Moore says the deaths of Freddie Gray and George Floyd highlight injustices that go beyond police brutality.
“The justice that’s also being sought must be an economic justice. It must be health justice. It must be housing justice,” Moore says. “If we permit these tragedies to recede from our memory, we will risk the opportunity to change the systems that are ultimately responsible for all of these injustices.”
Every night for the next week, set aside ten minutes before you go to sleep. Write down three things that went well today and why they went well. You may use a journal or your computer to write about the events, but it is important that you have a physical record of what you wrote. The three things need not be earthshaking in importance (“My husband picked up my favorite ice cream for dessert on the way home from work today”), but they can be important (“My sister just gave birth to a healthy baby boy”).
From the comments: 60 years ago and when this was made, 60 years ago was 1897. Let that sink in.
In the 1970s, the cultural critic Lionel Trilling encouraged us to take seriously the distinction between sincerity and authenticity. Sincerity, he said, requires us to act and really be the way that we present ourselves to others. Authenticity involves finding and expressing the true inner self and judging all relationships in terms of it.
Authenticity now dominates our way of viewing ourselves and our relationships, with baleful consequences. Within sensitive individuals it breeds doubt; between people it promotes distrust; within groups it enhances group-think in the endless quest to be one with the group’s true soul; and between groups it is the inner source of identity politics.
It also undermines good government. James Nolan, in his book “The Therapeutic State,” has shown how the emphasis on the primacy of the self has penetrated major areas of government: emotivist arguments trump reasoned discourse in Congressional hearings and criminal justice; and in public education, self-esteem vies with basic literacy in evaluating students. The cult of authenticity partly accounts for our poor choice of leaders. We prefer leaders who feel our pain, or born-again frat boys who claim that they can stare into the empty eyes of an ex-K.G.B. agent and see inside his soul.
Our Overrated Inner Self
Orlando Patterson, Dec. 26, 2006
Note -> rain, not other precipitation.
Four and a half million Americans are on probation or parole — more than twice the nation’s jail population. Parolees and probationers are required to check in regularly with officials, who are charged with helping them rebuild their lives.
I got the book after hearing this interview. It was quite good.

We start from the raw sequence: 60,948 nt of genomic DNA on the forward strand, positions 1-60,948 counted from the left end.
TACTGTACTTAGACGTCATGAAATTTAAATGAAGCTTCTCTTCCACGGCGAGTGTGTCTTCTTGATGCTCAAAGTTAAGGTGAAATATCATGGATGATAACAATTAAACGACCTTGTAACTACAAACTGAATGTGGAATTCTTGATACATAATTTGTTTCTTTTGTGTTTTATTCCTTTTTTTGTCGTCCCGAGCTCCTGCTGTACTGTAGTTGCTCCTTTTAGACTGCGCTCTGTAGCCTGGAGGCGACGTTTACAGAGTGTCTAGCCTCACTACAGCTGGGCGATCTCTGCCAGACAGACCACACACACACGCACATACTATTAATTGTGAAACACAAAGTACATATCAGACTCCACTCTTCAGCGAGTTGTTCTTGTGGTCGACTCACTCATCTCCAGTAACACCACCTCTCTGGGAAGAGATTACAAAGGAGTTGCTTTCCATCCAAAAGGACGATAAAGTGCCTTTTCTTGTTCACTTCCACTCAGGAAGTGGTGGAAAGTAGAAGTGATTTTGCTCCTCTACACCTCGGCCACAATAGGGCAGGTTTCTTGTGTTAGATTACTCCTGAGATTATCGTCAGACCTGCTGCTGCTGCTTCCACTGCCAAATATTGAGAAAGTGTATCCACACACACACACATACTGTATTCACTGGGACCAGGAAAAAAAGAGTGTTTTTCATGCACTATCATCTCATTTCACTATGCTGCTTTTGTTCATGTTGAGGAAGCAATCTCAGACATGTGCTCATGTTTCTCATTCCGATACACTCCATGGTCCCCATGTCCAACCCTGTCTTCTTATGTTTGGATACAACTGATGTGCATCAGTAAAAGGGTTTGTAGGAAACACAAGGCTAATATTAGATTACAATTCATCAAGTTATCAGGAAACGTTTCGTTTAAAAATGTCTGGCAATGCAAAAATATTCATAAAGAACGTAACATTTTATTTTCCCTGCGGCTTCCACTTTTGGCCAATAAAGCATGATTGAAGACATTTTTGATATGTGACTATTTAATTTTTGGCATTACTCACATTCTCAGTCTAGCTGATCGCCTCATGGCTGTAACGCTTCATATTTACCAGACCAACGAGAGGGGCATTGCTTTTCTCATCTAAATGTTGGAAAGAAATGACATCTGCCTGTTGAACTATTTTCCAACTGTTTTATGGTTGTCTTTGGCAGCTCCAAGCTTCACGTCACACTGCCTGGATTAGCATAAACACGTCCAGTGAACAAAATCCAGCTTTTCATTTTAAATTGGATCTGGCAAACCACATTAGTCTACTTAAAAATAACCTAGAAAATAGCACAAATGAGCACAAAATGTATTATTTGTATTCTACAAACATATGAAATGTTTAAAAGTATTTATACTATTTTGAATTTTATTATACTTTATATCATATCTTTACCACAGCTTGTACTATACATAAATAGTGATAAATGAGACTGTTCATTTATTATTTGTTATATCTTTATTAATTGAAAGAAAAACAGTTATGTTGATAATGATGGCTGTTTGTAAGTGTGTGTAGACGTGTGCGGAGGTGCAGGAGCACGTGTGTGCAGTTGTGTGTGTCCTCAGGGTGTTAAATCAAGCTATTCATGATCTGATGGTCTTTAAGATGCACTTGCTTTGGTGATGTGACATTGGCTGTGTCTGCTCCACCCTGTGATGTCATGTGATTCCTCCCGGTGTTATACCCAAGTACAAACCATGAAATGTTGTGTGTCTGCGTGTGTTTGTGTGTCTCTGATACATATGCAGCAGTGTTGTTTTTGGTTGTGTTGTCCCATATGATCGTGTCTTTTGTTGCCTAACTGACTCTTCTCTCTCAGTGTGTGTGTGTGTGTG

The Second Chance Club: Hardship and Hope After Prison
Claire Manship belted songs out the window. Ketaki Chowkhani began barking at a stray puppy. Blake Mitchell performed in drag.
As millions of people grapple with isolation in a pandemic, those who live alone face a particular kind of solitude.
More people live alone now than at any other time in history, a seismic shift from even a half-century ago, and one fueled largely by women’s economic rise.
Being alone and being lonely are not the same thing, of course, and many people who live by themselves spend little time alone.
Until, perhaps, a pandemic hits.
Weeks or months into the stay-at-home orders worldwide, we wanted to know how solo dwellers were faring. What were they doing to keep themselves occupied? What did they most long for? What did they feel liberated to live without?
More than 2,000 readers shared their stories and their photos. Here are some of them.
Jessica Bennett, Daniel Jones and Anya Strzemien
It’s a relief or a nightmare, irritating and liberating, and already, for many, interminable. This is living alone in a pandemic.
WASHINGTON — The United States is on track to produce more electricity this year from renewable power than from coal for the first time on record, new government projections show, a transformation partly driven by the coronavirus pandemic, with profound implications in the fight against climate change.
It is a milestone that seemed all but unthinkable a decade ago, when coal was so dominant that it provided nearly half the nation’s electricity. And it comes despite the Trump administration’s three-year push to try to revive the ailing industry by weakening pollution rules on coal-burning power plants.